Blog: The dark art of cyber-bullying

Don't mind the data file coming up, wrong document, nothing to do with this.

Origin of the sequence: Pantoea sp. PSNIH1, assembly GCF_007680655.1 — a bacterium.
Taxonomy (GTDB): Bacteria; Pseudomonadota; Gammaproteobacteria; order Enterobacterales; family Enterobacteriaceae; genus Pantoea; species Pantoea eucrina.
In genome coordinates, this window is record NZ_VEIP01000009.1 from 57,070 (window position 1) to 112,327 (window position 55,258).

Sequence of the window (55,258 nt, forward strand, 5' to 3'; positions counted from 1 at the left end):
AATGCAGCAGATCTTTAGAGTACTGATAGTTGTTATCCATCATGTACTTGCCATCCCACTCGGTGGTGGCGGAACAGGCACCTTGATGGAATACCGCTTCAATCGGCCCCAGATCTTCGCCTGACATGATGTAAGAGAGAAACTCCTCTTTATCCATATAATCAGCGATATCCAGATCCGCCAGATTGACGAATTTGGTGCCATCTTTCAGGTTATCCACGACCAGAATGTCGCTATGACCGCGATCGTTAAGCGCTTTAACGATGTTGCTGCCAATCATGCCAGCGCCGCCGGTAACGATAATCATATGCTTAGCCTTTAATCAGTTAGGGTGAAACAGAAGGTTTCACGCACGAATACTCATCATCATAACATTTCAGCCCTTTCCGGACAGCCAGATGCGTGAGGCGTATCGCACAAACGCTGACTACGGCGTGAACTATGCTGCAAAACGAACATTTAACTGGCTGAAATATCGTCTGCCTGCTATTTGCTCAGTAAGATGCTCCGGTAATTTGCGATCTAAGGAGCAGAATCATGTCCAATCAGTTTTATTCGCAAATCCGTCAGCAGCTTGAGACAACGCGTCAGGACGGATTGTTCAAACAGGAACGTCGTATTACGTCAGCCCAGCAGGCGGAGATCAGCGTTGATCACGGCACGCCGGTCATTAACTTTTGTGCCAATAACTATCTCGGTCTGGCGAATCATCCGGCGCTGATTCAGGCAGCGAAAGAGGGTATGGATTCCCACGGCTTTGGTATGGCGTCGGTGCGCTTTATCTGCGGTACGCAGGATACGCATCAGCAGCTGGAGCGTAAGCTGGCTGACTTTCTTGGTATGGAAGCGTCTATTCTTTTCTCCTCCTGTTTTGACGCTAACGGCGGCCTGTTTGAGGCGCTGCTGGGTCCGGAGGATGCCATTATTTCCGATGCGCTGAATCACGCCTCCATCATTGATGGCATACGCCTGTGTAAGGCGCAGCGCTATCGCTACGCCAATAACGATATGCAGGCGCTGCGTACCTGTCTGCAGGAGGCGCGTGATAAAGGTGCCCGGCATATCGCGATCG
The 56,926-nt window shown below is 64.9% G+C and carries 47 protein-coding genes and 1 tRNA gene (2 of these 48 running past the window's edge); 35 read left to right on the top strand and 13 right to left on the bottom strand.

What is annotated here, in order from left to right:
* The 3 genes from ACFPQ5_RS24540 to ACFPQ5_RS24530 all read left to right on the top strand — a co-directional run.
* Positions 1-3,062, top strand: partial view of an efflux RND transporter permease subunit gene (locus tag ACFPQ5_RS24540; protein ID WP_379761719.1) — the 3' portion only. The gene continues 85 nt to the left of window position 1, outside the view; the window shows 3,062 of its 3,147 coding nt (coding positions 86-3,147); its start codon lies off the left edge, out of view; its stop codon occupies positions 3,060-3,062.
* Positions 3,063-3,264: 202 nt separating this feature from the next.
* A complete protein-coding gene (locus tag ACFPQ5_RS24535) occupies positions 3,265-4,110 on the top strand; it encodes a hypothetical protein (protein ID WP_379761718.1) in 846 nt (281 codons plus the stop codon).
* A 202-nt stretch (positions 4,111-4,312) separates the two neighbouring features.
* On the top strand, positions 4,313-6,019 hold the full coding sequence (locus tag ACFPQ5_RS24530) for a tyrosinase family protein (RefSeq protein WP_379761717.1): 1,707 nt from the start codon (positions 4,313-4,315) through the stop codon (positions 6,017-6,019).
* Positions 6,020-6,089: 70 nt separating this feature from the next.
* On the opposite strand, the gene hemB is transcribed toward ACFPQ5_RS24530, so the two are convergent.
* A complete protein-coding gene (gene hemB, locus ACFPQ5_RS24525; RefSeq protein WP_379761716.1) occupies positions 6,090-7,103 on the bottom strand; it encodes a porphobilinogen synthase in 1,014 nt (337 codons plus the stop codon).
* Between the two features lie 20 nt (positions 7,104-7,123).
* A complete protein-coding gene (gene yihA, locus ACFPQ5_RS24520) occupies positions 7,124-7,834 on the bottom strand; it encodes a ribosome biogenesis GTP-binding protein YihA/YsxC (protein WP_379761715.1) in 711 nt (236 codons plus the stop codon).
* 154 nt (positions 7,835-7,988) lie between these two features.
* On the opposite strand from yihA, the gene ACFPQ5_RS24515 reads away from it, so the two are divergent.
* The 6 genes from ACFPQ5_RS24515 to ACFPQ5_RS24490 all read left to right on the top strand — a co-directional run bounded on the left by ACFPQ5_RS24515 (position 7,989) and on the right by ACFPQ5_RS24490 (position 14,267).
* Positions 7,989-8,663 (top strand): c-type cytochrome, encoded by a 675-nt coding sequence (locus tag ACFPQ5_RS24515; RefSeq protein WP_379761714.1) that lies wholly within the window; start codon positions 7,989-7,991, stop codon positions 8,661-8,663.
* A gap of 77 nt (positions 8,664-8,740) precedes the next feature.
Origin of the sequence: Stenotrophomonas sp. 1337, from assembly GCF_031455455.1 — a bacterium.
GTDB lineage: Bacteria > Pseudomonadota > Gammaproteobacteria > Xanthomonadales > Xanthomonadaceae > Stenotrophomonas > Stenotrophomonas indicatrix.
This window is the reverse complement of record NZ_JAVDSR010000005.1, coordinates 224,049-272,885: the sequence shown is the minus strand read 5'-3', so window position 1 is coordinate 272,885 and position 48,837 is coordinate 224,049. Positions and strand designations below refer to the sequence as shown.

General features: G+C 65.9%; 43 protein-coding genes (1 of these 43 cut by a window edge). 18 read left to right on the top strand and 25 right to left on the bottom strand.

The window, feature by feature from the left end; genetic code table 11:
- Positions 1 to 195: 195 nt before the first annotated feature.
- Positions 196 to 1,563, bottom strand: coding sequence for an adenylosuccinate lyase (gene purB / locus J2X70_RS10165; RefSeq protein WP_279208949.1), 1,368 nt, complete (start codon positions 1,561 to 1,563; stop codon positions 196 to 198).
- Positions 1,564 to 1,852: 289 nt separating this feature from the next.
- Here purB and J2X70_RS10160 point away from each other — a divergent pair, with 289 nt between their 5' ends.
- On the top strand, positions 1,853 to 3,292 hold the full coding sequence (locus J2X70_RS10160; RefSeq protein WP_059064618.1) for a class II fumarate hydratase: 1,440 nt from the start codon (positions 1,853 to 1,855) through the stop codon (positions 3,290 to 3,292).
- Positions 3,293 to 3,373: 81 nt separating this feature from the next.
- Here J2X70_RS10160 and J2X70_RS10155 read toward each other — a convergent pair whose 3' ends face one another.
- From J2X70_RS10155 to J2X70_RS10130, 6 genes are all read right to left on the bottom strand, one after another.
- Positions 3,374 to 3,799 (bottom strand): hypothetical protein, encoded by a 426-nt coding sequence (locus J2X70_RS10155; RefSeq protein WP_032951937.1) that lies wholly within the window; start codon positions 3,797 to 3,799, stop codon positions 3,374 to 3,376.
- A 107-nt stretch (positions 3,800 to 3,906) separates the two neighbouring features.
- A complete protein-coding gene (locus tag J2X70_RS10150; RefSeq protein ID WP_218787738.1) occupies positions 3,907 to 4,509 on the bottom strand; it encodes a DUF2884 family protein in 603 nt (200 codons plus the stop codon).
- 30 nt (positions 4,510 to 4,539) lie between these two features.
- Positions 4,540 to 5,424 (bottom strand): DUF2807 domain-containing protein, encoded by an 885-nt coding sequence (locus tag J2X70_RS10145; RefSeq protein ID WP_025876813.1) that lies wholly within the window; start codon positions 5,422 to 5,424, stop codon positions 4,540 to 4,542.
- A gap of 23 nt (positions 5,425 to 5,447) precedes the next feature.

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By Richard Parcia Oftentimes, I am left wondering to what extent the real lives of people are superimposed in the virtual worlds. It is already a foregone conclusion for me that virtual attitudes, and the culture that incubates it, is just an amplification of reality. The argument that a person can live a life in a digital world that is quite different from the world of human beings is inaccurate. After all, what we project to people is just a piece of us and not necessarily ?us?. For one reason or another, we keep something for ourselves ? things that might come out if the circumstances are ripe for it. This ?something? might not be necessarily good. It might be streak of meanness or the lurking nature of evil. Either it is just a tendency to create mischief or the more fertile mind of a Hannibal Lecter wannabe. With these things in mind, I ventured into an informal observation of behavior that is prevalent in this age of social networks. It is part of the Internet?s underbelly that has the same fatal effect as the trafficking of narcotics through the use of the Web. In fact, it is worse than online porn. That behavior is cyber-bullying. To better understand the nature of cyber-bullying, I attempted to classify it. That attempt led me to identify three types of cyber-bullies. Let?s go through it one by one. The first kind is the Troll. This is the most common kind. Almost all comment section of any online publishing outfit has this type. Every netizen is familiar with the Troll. Their nature is similar to flies as they seem to find their way into every conversation ? even inside clean rooms. Because of their inherent capabilities to be just anywhere, Trolls are the most annoying of the cyber-bullies. It is suspected, and there are basis to this suspicion, that Trolls are out-of-control programs created by programmers whose intention is just to create mischief. Just as malware is created to keep AV companies on their toes, Trolls just pop out for the sake of popping out. However, I had seen Trolls that were really represented by real people. The online service LinkedIn has lots of them. The only good thing about Trolls is that they don?t go beyond from what they were intended to do. They would leave a message but that?s about it. There are moments wherein they can cause a sudden increase in blood pressure just like the case of them invading comment threads that were created as a form of tribute to a deceased celebrity or icon. To deal with them, is to either ignore them, or delete them. The second kind is what I call the Minion. Now, this kind is more aggressive and has more powers than the Troll, especially if they come in numbers. In fact, the Minion is most powerful in numbers. They act like a mob with pitchforks and torches whose only goal is the elimination of their version of malevolence. A group of Minions is the cyber reincarnation of the mob. Just like their real word counterparts, the Minion is mindless. The bigger the number of Minions, the more mindless they become. The past few years had seen cases of bullying done by Minions with some, ending in deaths. They are often caused by extreme prejudice towards sexual orientation, religious beliefs, or political stands. In local soil, we had seen Minions gang up on a UP Law student (now a lawyer) who was caught between a flood and a TV camera. Thankfully, the guy was smart enough to turn the incident into a laughing matter by acceding to a TV ad based on what happened to him. Perhaps, knowing that it is almost impossible to fight Minions, he just decided to cash in. Very smart. Very UP. Unfortunately, not everybody or situation allows the targets of Minions to cash in. When the Minions reach critical mass, it might be too strong to fight back. In fact, fighting back is foolish because every word that comes out from the target will be cherry-picked. In short, the victim cannot win. To deal with Minions is just to get out of the page or community. Take a break. Mobs have short attention spans. They tend to diffuse when their attention is diverted which is often the case. Once they are reminded that they need to tend the fields, they would realize that their pitchforks might be too expensive to use for lynching. This is their weakness and it is to the advantage of the victim to exploit it. The third kind is what I call the Smelly Ogre. Among the three, this is the most dangerous of bullies. The Smelly Ogre is the kingpin of bullies. It is the Voldermort of the fantastic world of networked lives. The Sauron of Internet earth. Just like a real world kingpin, the Smelly Ogre is both cruel and charismatic. They have the capacity to turn the opinions of others to their own. Unlike the Minions, who merge because of issues, thus can be diverted, the Smelly Ogre has a single minded purpose and is capable of a mean streak of a serial killer. And because of this single minded purpose, it can lead a pack of Minions. They will not stop until their target is eliminated. Smelly ogres own websites or even blogs that spew the most ludicrous of slime. I once stumbled upon a community of gamers that was led by one. Their common habitats are public boards wherein they can remain nameless. Those who are brazen to show their names have shorter lives but are not less dangerous. There is only one way to deal with the Smelly Ogre. Run away. Avoid being online. They can only touch you when you are within their world which is sadly the whole virtual world. If you are lucky, the Smelly Orgre can be erratic in terms of advocating your demise. However, I won?t bet to be lucky. There you have it ? the cyber bullies. I was once asked by a friend on how to deal with online personal attacks. Nonchalantly, I replied, then don?t be online. Perhaps, that can be a better tact. After all, social networks amplifies you but it is not you. Often times, it is better to smell the flowers than be in front of a computer.]]>